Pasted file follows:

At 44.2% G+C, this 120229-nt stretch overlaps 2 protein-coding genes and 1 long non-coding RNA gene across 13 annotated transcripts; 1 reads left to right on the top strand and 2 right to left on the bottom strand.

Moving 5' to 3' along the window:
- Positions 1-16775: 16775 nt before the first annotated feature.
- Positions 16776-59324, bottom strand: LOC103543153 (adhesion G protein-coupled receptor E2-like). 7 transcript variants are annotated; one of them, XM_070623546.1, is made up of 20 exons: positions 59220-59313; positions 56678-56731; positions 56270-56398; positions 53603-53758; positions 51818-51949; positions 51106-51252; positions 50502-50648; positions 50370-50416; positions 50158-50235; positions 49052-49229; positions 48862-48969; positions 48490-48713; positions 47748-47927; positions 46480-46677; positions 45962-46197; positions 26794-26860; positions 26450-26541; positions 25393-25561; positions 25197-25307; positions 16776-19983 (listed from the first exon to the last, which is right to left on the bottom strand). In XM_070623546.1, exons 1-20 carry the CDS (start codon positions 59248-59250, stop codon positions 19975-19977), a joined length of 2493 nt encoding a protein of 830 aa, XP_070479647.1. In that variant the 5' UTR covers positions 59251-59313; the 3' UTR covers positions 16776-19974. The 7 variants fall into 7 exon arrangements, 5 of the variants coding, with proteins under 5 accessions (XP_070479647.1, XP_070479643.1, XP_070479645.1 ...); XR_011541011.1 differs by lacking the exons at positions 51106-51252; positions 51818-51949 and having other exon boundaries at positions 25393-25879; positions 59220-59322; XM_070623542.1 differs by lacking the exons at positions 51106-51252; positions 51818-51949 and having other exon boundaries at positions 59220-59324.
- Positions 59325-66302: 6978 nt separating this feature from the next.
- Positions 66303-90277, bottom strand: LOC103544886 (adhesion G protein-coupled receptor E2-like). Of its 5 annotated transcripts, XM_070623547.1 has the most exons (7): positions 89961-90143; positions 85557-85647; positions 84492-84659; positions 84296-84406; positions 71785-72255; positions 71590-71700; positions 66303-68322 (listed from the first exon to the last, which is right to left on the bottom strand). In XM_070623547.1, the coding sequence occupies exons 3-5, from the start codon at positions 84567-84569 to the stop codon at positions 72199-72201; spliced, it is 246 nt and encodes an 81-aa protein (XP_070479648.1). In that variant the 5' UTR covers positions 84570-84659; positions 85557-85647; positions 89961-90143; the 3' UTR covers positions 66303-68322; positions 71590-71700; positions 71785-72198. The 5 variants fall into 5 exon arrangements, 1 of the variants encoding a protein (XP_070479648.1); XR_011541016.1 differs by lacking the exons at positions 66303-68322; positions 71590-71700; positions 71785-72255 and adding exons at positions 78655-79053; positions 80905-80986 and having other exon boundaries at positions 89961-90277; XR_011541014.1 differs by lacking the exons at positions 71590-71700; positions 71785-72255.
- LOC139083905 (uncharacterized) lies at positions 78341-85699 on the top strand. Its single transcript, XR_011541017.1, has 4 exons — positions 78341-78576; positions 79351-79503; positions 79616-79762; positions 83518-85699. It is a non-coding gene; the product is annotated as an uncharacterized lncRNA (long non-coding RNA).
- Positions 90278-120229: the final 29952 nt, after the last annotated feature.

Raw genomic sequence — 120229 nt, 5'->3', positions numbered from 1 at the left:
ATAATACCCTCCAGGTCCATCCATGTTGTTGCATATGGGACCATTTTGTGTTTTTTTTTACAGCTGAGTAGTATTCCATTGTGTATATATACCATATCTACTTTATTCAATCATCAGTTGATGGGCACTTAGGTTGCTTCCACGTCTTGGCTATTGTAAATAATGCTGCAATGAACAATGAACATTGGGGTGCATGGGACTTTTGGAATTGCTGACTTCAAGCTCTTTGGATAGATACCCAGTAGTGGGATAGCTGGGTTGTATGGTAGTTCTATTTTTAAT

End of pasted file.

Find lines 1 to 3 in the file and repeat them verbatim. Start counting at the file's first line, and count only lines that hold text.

At 44.2% G+C, this 120229-nt stretch overlaps 2 protein-coding genes and 1 long non-coding RNA gene across 13 annotated transcripts; 1 reads left to right on the top strand and 2 right to left on the bottom strand.

Moving 5' to 3' along the window:
- Positions 1-16775: 16775 nt before the first annotated feature.